A Change That’s Only Radical in Public Education
This almost sounds like the beginning of a professional work environment:
Under orders from the state education commissioner, the district this fall will begin filling vacancies in six schools based not on seniority, but on whether that teacher is a good match for the job — and the school.
“I’ve been a principal for 11 years,” said Michael Lazzareschi, who heads the new Nathan Bishop Middle School, “and I’ve never had the ability to pick my own candidates. There’s nothing more exciting than seeing the lines of teachers waiting to be interviewed.”
Although the Providence Teachers Union is threatening to sue, claiming the state education commissioner doesn’t have the authority to overrule a union contract, Schools Supt. Tom Brady says the rank-and-file have shown real enthusiasm for the new system.
“Five hundred and twenty four teachers applied for 75 positions,” Brady said. “That far exceeded our expectations.”
It’s the wild, wild West in school administration:
To avoid any hint of favoritism, the School Department, working with the union, developed an interview process that relies on questions from a common bank of questions that use concrete teaching scenarios and short model lessons.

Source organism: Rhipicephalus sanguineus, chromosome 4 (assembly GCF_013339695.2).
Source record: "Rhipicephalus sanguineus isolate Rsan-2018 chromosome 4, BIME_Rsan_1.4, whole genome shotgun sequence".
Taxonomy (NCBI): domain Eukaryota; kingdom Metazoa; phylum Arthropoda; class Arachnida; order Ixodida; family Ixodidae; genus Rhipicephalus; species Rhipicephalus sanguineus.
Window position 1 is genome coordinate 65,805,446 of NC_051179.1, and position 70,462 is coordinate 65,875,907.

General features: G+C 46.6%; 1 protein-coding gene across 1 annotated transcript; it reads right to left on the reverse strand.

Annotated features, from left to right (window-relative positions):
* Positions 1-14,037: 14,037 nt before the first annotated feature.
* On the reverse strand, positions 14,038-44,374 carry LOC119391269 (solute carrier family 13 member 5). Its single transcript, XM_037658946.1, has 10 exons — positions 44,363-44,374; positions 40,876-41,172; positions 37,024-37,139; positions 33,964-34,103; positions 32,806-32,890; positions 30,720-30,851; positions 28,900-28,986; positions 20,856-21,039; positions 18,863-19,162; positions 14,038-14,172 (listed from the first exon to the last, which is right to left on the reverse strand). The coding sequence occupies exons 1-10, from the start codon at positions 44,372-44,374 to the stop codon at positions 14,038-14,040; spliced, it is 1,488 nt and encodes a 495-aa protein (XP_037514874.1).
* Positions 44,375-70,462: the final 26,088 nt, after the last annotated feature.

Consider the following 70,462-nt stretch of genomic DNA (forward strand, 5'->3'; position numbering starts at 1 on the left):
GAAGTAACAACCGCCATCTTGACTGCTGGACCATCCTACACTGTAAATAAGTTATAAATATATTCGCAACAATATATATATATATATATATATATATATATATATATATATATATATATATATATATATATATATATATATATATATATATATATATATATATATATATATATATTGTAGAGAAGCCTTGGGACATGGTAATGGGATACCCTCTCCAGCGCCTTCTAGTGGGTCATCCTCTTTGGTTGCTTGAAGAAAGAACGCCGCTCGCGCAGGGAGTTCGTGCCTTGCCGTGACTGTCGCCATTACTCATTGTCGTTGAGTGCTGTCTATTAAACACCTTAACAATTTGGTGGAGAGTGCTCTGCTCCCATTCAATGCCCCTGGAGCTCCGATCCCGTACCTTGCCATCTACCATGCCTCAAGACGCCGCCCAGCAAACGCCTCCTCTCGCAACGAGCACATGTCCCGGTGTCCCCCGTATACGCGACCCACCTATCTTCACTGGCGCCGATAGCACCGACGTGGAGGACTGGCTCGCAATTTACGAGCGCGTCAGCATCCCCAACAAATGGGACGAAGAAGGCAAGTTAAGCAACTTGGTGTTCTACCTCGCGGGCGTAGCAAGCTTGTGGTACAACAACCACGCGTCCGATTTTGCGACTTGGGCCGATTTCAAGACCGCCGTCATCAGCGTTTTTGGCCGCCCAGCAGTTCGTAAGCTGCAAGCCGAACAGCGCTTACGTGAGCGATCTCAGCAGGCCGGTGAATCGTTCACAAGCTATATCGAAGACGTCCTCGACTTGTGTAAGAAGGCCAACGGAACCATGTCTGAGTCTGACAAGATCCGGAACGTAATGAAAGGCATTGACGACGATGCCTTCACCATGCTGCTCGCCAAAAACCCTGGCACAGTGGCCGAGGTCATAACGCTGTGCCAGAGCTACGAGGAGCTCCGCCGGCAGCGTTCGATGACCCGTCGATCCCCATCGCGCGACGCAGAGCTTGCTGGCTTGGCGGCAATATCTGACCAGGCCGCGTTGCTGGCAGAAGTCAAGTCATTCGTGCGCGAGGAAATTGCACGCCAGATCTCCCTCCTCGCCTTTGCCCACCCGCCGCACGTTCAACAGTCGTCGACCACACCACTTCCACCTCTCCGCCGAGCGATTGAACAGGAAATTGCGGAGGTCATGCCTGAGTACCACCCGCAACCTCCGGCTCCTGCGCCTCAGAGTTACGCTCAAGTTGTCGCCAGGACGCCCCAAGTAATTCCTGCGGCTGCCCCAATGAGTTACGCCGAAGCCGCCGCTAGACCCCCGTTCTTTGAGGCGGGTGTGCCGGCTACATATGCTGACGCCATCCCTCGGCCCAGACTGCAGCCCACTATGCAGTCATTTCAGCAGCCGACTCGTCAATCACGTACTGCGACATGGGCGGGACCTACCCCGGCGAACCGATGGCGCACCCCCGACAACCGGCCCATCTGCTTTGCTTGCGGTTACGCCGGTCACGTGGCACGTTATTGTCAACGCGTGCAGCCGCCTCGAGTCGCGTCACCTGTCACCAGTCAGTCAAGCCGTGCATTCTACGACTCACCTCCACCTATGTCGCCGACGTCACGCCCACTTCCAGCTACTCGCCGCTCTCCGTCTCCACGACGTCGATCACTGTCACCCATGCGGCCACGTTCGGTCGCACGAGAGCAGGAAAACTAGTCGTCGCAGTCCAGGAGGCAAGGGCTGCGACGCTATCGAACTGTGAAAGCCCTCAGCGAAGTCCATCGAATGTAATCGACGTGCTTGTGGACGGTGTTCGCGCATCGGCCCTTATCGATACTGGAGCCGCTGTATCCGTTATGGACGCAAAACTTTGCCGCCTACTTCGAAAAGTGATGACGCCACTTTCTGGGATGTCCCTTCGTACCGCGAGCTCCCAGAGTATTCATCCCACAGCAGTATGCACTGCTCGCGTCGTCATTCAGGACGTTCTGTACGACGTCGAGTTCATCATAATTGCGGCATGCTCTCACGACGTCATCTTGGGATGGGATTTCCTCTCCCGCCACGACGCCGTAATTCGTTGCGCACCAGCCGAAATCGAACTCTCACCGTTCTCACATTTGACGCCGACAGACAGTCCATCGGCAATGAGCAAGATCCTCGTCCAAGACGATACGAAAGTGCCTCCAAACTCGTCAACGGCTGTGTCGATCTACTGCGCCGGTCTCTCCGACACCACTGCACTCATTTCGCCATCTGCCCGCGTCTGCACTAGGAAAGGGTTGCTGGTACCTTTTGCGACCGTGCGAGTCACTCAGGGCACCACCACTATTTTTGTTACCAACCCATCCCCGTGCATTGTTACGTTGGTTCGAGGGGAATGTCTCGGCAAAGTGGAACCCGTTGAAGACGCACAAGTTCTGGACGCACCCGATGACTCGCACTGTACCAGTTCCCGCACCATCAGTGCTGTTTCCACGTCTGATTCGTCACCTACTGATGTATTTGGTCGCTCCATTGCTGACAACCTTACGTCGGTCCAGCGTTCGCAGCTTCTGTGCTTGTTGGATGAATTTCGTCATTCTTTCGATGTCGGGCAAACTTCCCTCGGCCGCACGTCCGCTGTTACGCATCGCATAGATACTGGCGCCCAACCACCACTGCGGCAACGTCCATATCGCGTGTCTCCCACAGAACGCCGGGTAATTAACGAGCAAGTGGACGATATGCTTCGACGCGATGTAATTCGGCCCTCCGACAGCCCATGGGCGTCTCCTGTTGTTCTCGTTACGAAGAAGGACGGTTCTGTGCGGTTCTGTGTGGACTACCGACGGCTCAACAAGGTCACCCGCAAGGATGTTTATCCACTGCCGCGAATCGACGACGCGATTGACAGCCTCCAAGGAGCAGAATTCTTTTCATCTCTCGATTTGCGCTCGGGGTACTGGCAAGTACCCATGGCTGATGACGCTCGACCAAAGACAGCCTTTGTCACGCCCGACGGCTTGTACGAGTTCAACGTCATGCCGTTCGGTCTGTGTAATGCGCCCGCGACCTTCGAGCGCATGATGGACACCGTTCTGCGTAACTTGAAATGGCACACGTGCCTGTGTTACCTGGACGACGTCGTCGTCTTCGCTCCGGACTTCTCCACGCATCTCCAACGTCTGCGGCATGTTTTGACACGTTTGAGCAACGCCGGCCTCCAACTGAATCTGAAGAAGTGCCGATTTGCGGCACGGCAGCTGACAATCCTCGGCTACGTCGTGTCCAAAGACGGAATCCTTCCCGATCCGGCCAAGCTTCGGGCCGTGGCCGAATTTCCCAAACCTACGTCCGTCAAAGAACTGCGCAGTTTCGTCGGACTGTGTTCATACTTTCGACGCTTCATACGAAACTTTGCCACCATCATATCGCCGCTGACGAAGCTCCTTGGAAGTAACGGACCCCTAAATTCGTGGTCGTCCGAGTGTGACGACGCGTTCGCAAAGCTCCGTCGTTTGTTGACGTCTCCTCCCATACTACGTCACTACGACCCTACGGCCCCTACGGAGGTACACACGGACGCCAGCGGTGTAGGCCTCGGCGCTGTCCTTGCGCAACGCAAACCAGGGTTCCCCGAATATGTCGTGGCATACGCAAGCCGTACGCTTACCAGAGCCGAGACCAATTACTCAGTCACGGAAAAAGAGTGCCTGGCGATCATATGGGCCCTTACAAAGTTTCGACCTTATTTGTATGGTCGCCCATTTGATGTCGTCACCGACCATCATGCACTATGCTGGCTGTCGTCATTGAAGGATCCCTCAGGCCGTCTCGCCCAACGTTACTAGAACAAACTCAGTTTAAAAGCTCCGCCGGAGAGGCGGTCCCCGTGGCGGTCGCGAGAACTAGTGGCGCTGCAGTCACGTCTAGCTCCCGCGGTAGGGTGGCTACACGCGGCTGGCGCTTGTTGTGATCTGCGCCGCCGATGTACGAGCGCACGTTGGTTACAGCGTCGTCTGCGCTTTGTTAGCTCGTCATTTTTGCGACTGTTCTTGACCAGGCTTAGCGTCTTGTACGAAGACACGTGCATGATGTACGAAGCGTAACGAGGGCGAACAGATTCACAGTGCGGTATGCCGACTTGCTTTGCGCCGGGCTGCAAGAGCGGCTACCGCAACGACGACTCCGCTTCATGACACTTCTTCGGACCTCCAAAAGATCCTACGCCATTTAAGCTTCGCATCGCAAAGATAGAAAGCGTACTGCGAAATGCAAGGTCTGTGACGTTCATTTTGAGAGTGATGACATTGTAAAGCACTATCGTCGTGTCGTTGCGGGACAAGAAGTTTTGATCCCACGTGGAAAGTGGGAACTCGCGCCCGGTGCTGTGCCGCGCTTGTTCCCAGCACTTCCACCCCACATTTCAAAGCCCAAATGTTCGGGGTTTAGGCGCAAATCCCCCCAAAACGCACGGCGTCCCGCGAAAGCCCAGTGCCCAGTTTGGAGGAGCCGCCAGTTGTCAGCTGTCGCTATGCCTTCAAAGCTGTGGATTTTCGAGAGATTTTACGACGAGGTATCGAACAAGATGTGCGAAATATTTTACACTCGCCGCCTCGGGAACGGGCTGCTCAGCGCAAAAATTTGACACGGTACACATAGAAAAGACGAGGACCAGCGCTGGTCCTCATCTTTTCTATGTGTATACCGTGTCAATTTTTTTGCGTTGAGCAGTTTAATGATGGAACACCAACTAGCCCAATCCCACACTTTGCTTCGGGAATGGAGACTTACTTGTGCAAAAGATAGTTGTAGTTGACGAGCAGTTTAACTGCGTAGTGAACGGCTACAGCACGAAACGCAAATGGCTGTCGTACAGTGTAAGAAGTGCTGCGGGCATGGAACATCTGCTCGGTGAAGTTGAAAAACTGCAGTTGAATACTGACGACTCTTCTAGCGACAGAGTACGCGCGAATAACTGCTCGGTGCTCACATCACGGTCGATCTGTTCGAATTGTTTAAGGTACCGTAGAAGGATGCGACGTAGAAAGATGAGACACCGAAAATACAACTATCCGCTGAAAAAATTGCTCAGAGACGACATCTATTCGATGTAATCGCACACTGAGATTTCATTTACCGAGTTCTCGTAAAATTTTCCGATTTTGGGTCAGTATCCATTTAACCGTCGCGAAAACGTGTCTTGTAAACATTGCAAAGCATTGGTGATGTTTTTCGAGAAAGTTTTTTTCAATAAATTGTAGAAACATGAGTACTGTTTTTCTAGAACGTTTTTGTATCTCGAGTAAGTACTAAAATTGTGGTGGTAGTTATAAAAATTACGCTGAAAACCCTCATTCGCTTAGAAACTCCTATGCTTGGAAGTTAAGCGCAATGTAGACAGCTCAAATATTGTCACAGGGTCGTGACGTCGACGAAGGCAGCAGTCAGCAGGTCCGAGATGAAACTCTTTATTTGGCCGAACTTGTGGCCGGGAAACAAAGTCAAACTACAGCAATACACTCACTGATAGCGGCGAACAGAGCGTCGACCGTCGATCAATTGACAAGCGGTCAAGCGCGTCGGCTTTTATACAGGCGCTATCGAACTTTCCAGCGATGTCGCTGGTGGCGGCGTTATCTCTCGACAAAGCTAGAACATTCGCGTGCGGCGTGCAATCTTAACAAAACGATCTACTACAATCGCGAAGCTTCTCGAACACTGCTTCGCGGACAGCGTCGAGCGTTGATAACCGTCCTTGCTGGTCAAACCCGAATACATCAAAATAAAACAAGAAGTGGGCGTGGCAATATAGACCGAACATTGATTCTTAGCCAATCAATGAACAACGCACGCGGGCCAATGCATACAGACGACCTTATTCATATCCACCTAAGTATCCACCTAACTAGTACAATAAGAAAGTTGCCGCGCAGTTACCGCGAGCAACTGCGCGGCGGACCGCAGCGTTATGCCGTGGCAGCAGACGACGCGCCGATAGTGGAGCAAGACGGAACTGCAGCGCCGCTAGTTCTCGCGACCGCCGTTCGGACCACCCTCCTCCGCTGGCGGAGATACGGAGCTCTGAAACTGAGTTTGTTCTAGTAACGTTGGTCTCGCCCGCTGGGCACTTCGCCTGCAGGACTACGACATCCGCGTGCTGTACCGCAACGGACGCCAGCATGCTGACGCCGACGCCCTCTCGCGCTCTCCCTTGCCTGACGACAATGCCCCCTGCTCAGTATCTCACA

The interview is designed to measure specific skills: Does the teacher know his subject? Can she demonstrate knowledge of recent research in his discipline? Is he able to demonstrate his knowledge within an actual model lesson?
The other important piece of the new hiring system is mutual consent. Teacher and principal must agree that the school is a good match. There will be no “on-the-spot” hiring.
The whole notion behind “criterion-based” hiring is that it empowers principals to put the right teacher in the right classroom. It also allows the superintendent to hold principals accountable for improving student achievement in their own buildings because they finally have the authority to hire their own staff.
Obviously, union functionaries aren’t happy with the idea that elected representatives and the administrators whom they hire will actually be able to run their schools. What they mostly fear, I suspect, is that the public is no longer going to pretend the validity of union spin regarding the benefits of allowing schools to be run by organizations with political motivations and thuggish tactics. Daylight has cracked under the union rock; all that remains is to suggest that taxpayers — voters — take a look at what’s been revealed.